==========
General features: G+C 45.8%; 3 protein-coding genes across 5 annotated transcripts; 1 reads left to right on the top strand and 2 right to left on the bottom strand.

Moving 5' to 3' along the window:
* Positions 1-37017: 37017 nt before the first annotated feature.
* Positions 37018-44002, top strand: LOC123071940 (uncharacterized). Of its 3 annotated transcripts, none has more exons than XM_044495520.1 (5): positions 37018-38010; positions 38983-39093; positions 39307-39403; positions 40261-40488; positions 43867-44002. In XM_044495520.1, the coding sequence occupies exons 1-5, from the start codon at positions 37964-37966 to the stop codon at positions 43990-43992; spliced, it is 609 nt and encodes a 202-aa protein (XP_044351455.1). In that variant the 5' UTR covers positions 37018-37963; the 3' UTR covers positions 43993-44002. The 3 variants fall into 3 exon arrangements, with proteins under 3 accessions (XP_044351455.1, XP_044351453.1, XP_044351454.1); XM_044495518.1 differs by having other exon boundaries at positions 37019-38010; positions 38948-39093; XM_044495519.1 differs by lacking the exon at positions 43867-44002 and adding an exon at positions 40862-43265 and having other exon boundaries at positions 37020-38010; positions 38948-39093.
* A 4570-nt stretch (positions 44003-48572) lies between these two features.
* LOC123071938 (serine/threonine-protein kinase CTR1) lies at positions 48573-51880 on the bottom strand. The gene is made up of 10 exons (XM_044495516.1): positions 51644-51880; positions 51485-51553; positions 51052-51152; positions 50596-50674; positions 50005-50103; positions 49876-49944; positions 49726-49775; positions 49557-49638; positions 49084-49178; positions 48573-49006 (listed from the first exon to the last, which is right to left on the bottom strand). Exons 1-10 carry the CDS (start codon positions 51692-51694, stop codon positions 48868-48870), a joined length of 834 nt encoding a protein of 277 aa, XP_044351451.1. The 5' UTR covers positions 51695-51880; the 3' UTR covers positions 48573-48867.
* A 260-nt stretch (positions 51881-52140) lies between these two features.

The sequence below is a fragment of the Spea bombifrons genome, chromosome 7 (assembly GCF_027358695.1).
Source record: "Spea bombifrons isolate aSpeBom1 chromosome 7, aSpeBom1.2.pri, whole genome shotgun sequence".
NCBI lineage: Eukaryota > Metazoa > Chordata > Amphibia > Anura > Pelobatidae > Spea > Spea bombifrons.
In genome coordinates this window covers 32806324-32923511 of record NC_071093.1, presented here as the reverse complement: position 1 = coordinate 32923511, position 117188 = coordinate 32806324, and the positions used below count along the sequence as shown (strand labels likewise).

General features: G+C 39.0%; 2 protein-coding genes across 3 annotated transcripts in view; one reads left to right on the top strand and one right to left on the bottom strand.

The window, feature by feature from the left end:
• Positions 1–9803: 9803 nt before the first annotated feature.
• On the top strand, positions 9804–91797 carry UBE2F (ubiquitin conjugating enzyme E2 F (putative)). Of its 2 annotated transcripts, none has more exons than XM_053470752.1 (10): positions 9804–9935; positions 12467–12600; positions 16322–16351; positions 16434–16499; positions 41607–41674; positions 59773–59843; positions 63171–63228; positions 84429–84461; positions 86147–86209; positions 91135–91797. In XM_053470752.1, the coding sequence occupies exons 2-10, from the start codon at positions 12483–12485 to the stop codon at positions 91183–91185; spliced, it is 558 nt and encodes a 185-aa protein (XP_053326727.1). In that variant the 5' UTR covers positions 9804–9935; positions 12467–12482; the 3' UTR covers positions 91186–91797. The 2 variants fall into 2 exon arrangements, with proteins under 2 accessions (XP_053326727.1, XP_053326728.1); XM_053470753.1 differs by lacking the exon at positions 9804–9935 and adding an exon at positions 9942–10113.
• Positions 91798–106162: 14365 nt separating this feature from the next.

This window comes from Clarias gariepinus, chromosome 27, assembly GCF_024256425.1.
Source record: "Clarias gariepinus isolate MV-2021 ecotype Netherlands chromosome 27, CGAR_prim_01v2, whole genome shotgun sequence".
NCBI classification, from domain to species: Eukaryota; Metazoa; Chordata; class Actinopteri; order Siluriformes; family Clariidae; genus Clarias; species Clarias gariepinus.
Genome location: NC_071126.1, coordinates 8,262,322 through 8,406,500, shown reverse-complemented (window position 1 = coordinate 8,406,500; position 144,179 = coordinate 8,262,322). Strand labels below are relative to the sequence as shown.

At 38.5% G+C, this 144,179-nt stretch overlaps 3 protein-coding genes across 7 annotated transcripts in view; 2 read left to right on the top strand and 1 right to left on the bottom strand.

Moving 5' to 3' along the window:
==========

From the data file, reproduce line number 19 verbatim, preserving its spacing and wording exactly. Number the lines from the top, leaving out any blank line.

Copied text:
NCBI classification, from domain to species: Eukaryota; Metazoa; Chordata; class Actinopteri; order Siluriformes; family Clariidae; genus Clarias; species Clarias gariepinus.